Monthly Archives: August 2011


Ubuntu /etc/X11/xorg.conf from livecd fixes Debian Video Problems


I have been fighting video problems with Debian for a couple of weeks. I corrected the /etc/X11/xorg.conf file here.

If it looks familiar it should! This is the /etc/X11/xorg.conf file from the 64 bit Ubuntu 10.10 Livecd. I put it onto a usb flash drive, used sneaker net (which means I pulled it out of one machine, walked over, and put it into another), and copied it over. Restarted the gdm3 on 64 bit Debian Squeeze. I have full use of the hardware graphics capability and monitor sizes.

Using Ubuntu to fix Debian. Oh! I so love irony.

Thanks Joe for this crazy idea. But it worked!



Debian DVD with missing device drivers and non-free software installed


Let’s face it. Debian != Ubuntu. It can be difficult to configure. But this DVD may help!

Debian DVD

BOTH 32 and 64 BIT SYSTEMS on the DVD (under $5)

The main advantages to this DVD over this free ones you can at the Debian Site are:

1. Comes with the non-free software already on the dvd.

2. Comes with drivers you’d have to hunt up, like the atheros wireless driver.

Order it here

Thanks Joe!



How to look at email with a telnet client


This is pretty easy, but there are some caveats (warnings)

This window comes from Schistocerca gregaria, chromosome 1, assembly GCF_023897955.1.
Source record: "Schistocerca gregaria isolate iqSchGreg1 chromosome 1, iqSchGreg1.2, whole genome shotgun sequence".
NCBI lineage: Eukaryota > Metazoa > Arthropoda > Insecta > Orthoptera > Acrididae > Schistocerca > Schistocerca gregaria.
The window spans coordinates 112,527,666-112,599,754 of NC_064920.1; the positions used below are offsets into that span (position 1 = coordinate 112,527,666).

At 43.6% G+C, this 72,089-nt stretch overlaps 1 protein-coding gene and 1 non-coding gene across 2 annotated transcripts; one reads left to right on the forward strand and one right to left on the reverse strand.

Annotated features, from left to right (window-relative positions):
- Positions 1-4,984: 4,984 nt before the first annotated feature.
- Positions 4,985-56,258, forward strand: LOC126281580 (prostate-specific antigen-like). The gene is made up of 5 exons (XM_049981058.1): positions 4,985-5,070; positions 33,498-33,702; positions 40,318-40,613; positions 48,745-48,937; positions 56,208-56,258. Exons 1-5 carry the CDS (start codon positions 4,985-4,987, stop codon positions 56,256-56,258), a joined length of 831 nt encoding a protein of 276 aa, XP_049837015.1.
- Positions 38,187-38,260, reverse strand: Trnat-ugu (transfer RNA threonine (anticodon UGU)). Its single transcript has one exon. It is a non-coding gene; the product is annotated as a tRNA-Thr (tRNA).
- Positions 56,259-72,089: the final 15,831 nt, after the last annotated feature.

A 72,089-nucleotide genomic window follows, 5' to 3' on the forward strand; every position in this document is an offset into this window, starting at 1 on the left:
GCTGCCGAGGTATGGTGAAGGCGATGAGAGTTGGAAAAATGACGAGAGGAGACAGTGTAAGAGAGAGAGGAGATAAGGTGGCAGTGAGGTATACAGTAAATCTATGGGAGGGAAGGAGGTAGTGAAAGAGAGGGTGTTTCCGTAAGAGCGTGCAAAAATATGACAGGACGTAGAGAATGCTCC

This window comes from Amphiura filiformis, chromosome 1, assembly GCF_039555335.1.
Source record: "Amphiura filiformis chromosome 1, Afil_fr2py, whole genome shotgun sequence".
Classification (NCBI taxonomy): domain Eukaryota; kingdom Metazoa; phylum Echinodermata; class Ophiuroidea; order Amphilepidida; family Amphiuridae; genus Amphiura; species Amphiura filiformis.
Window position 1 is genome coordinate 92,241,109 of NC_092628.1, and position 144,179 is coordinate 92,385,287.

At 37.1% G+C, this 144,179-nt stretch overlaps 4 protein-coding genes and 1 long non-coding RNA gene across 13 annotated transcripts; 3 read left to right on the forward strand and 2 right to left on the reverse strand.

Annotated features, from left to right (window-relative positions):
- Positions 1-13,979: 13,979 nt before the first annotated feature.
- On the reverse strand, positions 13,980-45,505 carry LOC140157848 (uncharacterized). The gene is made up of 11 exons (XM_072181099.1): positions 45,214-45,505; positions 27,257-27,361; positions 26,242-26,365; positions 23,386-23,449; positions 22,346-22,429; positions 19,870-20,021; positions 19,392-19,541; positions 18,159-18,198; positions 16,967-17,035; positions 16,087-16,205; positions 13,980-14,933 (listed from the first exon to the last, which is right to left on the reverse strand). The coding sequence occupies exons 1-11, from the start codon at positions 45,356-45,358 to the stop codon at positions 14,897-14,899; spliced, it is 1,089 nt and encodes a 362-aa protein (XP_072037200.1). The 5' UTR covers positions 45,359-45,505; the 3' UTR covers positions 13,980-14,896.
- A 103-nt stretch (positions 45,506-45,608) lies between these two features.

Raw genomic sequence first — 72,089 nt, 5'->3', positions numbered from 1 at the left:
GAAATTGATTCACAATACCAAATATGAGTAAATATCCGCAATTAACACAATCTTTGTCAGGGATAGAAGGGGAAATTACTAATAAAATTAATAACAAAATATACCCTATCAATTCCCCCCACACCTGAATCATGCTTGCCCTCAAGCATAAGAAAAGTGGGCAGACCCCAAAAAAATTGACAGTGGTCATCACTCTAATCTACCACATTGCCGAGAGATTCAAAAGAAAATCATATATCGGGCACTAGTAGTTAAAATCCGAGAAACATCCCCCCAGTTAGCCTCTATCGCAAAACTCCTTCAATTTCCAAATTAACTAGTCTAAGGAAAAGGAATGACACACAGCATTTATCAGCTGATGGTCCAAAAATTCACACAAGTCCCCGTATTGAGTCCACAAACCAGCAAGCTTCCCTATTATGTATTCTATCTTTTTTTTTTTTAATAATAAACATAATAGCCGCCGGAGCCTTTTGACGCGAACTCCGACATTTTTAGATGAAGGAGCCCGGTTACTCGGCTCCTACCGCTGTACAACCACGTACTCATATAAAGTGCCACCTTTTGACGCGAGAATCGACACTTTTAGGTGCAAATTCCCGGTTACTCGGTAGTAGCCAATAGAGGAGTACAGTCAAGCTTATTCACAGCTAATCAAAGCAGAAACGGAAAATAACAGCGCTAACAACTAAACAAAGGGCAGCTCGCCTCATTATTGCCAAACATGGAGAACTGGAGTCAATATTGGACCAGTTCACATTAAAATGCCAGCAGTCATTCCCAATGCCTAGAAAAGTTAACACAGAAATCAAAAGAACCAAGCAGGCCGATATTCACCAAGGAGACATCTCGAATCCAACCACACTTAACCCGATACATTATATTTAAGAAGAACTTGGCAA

Using this method, your userid and password are transmitted unsecured! in the open. For anyone to see. DO NOT ATTEMPT THIS ON A PUBLIC NETWORK. BAD IDEA!!

Why I do this? Sometimes someone sends a very large message to my parents, and they are not on a super fast connection. And they don’t want to spend 20 minutes downloading this, to find out it’s a joke from someone. Easy way to identify who sent the message, and delete the message, without having to spend the time to download it.

Port 110 is the POP (Post Office Protocol) port.

1. So let’s connect to the pop server:

telnet yourisps.mailserver 110

Connected to yourisps.mailserver
Escape character is ‘^]’.
+OK abdefg InterMail POP3 server ready.

2. And type in the word “user” followed by your userid. I can not emphasize enough. Your userid and password are transmitted unsecured. ONLY DO THIS FROM HOME, NOT A PUBLIC NETWORK!

user youruserid
+OK please send PASS command
pass yourpassword
+OK youruserid is welcome here

3. Okay were logged on, let’s see what we got:

Please note: This is ALL fictitious (fake) information.


+OK 2 messages
1 20048503
2 9585

4. Okay we have two messages, let’s look at the first one.